Risk and return go hand in hand. Typically return expectations of investors increases as risk of the investment increases. Investors seek to reduce the risk by diversifying across industries, asset classes and investment horizons. Whilst diversification is a great way to reduce portfolio risk, often times macro events which cause drastic and severe corrections. The 2008 mortgage crisis was a classic example of that. While the crisis emanated in the housing market, the contagion spread to most public markets in the US and worldwide almost causing a collapse of the US financial system. Nonetheless, the power of diversification cannot be understated regardless of portfolio size and composition.
What makes a portfolio diversified:
Knowing the benefits of portfolio diversification, one may ask what makes a portfolio diversified. The key idea behind portfolio diversification lies in “correlation”. Correlated investment themes tend to perform similarly. By virtue of that, they would tend to do well under similar conditions and on the flip side do poorly under certain other conditions. One can achieve portfolio diversification by investing in assets that have low to a zero correlation among each other.
Swensen’s 20% rule and Real estate’s superior diversification potential:
The 20% rule created by David Swensen, the Chief investment officer at Yale endowment is a popular portfolio risk mitigation strategy and calls for allocation 20% of the portfolio towards alternative investments – one’s that have low correlation with traditional and publicly trades asset classes as as stocks and bonds. We argue that Real estate happens to one of the best choices to achieve near complete portfolio diversification. Some of the top reasons are:
1. Correlation advantage:
Real estate has a low correlation with stocks and bonds. Historically the correlation has been as low as 0 in the early 2000’s to as high as 0.8 during the mortgage crisis. The average correlation across the previous 4 decades has been around 0.3 or so. This is great news from a portfolio diversification standpoint.
2. Inflation advantage:
Real estate acts as a natural inflation hedge. Inflation hedge investments are investments that are expected to increase or at-least maintain their value over a period of time. The most typical example of that fact is the rising rental rates in most major sub-markets in the US. The sheer shortage of housing and the home affordability crisis has further caused an upward pressure on rents.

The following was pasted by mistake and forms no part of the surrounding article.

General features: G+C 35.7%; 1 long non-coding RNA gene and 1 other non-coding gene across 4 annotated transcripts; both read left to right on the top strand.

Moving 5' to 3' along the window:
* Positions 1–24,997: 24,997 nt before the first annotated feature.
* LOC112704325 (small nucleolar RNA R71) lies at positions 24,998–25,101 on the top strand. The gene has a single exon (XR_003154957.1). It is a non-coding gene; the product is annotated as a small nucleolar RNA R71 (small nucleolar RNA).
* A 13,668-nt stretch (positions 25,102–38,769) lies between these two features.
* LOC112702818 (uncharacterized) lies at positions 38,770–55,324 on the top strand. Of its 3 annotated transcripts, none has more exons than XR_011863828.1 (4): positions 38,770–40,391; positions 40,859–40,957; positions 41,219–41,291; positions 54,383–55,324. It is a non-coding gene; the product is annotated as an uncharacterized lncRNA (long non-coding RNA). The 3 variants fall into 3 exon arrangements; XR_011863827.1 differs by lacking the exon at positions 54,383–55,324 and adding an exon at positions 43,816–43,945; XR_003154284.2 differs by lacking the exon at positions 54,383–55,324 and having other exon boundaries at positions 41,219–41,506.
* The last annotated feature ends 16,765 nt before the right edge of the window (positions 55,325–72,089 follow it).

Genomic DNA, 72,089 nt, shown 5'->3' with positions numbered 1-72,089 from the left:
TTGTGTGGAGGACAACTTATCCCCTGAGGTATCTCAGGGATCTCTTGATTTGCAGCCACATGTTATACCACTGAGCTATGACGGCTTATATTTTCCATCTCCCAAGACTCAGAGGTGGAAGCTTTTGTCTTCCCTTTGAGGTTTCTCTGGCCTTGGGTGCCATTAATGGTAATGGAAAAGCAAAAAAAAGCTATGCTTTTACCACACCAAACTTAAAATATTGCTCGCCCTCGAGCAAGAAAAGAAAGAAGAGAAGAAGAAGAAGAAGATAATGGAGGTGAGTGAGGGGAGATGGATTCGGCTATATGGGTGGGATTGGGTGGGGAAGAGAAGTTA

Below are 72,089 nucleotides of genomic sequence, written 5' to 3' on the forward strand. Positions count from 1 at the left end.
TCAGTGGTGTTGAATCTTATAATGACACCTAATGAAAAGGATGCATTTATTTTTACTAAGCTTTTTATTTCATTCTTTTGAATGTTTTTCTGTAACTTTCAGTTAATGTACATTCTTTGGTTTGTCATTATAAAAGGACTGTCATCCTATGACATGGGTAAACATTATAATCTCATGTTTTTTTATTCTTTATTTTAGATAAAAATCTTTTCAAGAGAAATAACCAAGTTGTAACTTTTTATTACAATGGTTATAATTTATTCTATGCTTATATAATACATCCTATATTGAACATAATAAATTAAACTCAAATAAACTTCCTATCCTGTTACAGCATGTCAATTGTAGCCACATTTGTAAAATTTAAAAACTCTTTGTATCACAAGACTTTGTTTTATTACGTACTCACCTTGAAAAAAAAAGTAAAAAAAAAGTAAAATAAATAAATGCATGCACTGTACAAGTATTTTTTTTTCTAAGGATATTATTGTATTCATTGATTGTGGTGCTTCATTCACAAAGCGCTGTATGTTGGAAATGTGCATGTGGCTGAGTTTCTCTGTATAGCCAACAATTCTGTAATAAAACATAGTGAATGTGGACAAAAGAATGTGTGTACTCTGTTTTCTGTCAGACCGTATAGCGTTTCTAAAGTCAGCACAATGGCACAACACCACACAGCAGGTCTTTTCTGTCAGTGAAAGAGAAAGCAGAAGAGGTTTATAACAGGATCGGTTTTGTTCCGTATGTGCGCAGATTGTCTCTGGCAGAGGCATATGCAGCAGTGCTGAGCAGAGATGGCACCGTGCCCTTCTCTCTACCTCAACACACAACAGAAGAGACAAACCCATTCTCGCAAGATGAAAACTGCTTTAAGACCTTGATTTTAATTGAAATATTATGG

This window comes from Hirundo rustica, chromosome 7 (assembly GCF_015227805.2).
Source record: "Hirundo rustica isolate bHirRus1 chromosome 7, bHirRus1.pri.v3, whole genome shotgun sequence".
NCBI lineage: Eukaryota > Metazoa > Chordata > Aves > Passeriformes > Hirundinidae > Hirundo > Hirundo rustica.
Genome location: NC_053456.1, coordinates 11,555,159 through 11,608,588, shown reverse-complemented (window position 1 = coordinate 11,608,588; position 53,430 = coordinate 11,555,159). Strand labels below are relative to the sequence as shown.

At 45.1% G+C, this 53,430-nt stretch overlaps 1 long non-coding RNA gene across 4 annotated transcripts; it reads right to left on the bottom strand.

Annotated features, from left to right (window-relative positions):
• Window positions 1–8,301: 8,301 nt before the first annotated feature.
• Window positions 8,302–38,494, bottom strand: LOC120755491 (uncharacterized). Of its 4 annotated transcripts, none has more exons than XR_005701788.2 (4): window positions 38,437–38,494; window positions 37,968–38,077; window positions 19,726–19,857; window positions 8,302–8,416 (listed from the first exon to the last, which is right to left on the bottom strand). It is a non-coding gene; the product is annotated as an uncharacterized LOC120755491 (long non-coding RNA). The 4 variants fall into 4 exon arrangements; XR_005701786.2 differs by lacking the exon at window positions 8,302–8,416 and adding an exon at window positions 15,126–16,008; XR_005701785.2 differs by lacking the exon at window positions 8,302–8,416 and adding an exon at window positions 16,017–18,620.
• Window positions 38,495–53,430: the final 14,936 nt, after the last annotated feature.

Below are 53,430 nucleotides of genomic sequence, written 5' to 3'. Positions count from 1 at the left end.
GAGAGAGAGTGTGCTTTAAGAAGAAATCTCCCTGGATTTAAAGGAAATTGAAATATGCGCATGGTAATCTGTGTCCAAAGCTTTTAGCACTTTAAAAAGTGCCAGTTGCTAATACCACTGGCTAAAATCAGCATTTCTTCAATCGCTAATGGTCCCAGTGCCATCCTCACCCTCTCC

3. Illiquidity and market inefficiency:
Real estate is an illiquid investment. While that fact could be construed as a negative, there are studies conducted that demonstrate the fact that retail investors don’t make money over the long run in liquid markets. This if often attributed due to “market-timing” tendencies of retail investors and quite to the contrary Real estate’s relative illiquid nature helps more than hurts. Illiquidity often also leads to market inefficiencies which sophisticated market participants can exploit.
To your health and wealth!
It is often said that Real estate is not a “get-rich quick” scheme. Whilst we agree with that, it surely is a “get-rich consistently” scheme. What do we mean by that? Well, consistently investing in Real estate can produce some stellar effects. It takes times to build the momentum but once the flywheel is up and running, it sure as heck runs! And if one is smart about it, one can program the flywheel to keep on running without putting in a lot of effort or even no effort.
It is illustrative to look at some numbers. The attached spreadsheet walks through one hypothetical 10 year investment horizon and showcases the power of real estate investing. First, some assumptions: We assume that every year we initiate a fresh investment amount of 50k, a cash on cash yield of 8% on any investment and a 16% annualized return realized at exit. Please note that these numbers are very typical of the offerings we bring to our investors.